We performed additional immunohistochemical studies to examine S100P and RAB25 (Figure 4). The results were generally consistent with the gene expression data (Figure 1). In immunostained tumor tissues, AD cells showed immunostaining of S100P in the cytoplasm and the nucleus, while SQ cells showed immunostaining of RAB25 in the cytoplasm. The localization of S100P and RAB25 in tumor tissues was similar to that in cultured cells (data not shown).

Although DNA microarray technology is a powerful tool for characterizing gene expression on a genome scale, issues of reliability, reproducibility, and the correlation of data across different DNA microarrays still need to be addressed. Recently, qPCR was described as being simpler and more reliable than DNA microarrays [13]. Our experiments confirmed that qPCR was simpler, more reproducible, and more reliable than DNA microarrays. In the future, identification of reliable marker genes will hopefully allow for the development of automatic qPCR systems for routine clinical cancer diagnosis.

We examined the characteristics of four histopathological subtypes in lung cancer cell lines using both statistical analysis and biological network analysis. In the future, studies with cultured lung cancer cells should improve our ability to predict the response of different lung cancer types to specific therapeutic regimens.

Conclusions

Our results showed that the four histopathological subtypes, represented by 12 lung cancer cell lines, were well characterized by qPCR and PCA using 12 genes: AMY2A, CDH1, FOXG1, IGSF3, ISL1, MALL, PLAU, RAB25, S100P, SLCO4A1, STMN1, and TGM2. Based on their upregulation and the results of the PCA analysis, S100P and CDH1 were identified as candidate markers for AD tumors and for AD and SQ tumors, respectively.

Methods

Cell lines and RNA isolation

The human lung cancer cell lines ABC-1 (AD), RERF-LC-MS (AD), EBC-1 (SQ), LK-2 (SQ), LC-1/sq (SQ), LU65 (LC), LU99 (LC), STC 1 (SC), RERF-LC-MA (SC), MS-1-L (SC), and MRC-9 (normal control lung cell line) were purchased from the Japanese Collection Research Resources Bank (JCRB, Osaka Japan). The 86-2 (LC) lung cancer cell line was purchased from Riken Bioresource Center (Tsukuba, Japan), and the A549 (AD) lung cancer cell line was a generous gift provided by Dr. Akira Yasui of Tohoku University (Sendai, Japan). Total RNA samples were isolated from each cultured cell line using Micro Smash MS-100 (Tomy Digital Biology Co., Ltd. Tokyo) and QuickGene-800 (Fujifilm, Tokyo). RNA quality assurance was performed by measuring the 260:280 nm ratio with a spectrophotometer (NanoDrop Technologies, LLC, Wilmington, DE, USA) and by gel electrophoresis using the Bioanalyzer and Agilent RNA 6000 Nano kit (Agilent Technologies Inc., Santa Clara, CA, USA).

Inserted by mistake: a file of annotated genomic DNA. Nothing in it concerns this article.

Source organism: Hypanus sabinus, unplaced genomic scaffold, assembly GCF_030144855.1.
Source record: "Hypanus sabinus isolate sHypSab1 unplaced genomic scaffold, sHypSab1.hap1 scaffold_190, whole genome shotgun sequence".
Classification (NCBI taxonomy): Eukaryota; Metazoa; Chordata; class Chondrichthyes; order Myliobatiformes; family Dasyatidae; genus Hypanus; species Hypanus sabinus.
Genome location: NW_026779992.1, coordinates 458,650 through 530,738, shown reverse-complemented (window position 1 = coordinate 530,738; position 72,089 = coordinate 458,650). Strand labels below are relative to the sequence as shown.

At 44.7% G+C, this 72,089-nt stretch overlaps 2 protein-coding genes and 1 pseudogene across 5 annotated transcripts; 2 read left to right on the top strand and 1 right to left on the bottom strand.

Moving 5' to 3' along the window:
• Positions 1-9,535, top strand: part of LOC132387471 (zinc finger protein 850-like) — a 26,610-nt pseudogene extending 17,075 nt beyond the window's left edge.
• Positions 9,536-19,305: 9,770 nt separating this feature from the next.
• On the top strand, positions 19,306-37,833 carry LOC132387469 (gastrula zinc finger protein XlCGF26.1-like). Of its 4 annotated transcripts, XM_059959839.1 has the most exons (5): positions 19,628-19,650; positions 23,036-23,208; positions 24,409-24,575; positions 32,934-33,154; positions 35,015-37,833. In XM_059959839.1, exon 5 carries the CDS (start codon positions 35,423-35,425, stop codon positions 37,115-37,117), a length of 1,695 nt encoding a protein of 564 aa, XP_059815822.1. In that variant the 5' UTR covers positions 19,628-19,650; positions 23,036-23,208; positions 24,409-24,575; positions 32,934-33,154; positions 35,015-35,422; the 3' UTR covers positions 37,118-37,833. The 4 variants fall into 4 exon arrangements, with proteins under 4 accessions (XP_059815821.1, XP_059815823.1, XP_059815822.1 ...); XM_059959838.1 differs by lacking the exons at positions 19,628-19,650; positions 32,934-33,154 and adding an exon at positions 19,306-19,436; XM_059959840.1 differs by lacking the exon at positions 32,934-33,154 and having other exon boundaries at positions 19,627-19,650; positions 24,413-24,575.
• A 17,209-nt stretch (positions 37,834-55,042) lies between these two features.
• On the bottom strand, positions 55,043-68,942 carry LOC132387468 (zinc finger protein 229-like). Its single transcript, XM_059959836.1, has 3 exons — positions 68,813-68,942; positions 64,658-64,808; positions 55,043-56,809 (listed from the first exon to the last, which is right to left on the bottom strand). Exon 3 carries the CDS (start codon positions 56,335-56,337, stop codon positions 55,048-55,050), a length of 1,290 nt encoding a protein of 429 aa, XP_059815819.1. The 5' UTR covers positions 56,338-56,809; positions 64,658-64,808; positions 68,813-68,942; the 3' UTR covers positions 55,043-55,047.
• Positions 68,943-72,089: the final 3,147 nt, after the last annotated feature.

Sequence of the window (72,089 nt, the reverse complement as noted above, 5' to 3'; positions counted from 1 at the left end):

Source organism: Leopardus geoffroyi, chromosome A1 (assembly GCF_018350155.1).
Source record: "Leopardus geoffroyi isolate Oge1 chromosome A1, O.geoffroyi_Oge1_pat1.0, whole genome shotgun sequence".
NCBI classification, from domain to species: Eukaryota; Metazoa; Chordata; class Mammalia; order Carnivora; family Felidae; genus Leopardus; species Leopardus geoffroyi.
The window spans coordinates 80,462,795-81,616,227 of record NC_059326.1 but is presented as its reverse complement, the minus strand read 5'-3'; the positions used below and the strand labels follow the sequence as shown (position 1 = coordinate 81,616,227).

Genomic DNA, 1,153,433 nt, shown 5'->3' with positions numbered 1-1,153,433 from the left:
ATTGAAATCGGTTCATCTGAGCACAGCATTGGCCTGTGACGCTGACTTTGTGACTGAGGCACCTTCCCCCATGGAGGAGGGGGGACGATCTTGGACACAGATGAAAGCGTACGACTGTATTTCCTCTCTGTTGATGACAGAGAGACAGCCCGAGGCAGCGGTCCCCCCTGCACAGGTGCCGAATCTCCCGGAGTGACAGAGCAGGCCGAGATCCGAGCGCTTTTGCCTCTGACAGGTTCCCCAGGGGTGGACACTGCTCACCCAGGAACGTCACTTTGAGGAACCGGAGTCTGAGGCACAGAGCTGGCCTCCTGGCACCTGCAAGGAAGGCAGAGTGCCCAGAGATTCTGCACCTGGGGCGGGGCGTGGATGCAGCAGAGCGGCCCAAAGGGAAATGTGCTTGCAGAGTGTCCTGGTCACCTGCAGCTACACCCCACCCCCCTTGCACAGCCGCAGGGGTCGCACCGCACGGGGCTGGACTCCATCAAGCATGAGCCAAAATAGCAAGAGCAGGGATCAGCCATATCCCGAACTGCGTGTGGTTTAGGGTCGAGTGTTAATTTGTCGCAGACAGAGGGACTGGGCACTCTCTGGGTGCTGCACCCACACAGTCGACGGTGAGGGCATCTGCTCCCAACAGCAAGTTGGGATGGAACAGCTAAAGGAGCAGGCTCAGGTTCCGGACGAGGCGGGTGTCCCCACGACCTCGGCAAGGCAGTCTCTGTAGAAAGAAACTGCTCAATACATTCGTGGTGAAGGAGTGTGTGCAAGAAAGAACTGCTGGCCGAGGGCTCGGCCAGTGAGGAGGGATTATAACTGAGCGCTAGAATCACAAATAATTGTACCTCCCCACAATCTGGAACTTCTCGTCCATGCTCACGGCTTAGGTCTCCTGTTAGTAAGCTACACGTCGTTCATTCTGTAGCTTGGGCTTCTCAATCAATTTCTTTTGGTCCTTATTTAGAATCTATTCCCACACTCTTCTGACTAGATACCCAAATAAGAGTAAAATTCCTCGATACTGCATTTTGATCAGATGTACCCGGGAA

DNA microarray design and production

The 100 candidate marker genes, which were selected based on previous reports [1-3,6-10], are shown in additional file 1http://www.chem.aoyama.ac.jp/Chem/ChemHP/Furihatalab/ webcite. Synthesis of newly designed probes (Japan Patent No. 2007-234363) was outsourced to Invitrogen Corp. (Carlsbad, CA, USA). The probes were spotted onto a GeneSlide platform (Toyo Kohan Co., Ltd. Tokyo) using a Genex Arrayer Type-M (Kaken Geneqs, Inc., Chiba, Japan). GeneSlides were prehybridized at 80°C for 1 hour, washed in 2× SSC/0.2% SDS and then ultrapure water, and then dried by centrifugation.

Additional file 1. One hundred genes examined in the present study. Symbols, gene names and accession numbers are shown.

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cDNA synthesis and gene expression profiling by DNA microarray

Alexa-labeled target cDNA was prepared from 20 μg total RNA using a SuperScript Plus Indirect cDNA System kit (Invitrogen Corp., Carlsbad, CA, USA). cDNA obtained from cancer cell lines was labeled with Alexa 555, and cDNA obtained from the control cell line was labeled with Alexa 647. The two Alexa-labeled cDNA samples were mixed and hybridized to a single DNA microarray that was then scanned in a DNA microarray scanner (FLA-8000, Fujifilm). To identify upregulated and downregulated genes, the ratio of relative intensities of the two fluorophores (Alexa 555: Alexa 647) was calculated after global normalization using ArrayGauge (Fujifilm). DNA microarray array data were deposited into the Center for Information Biology Gene Expression Database (CIBEX; accession: CBX 100).

Quantification of genes using qPCR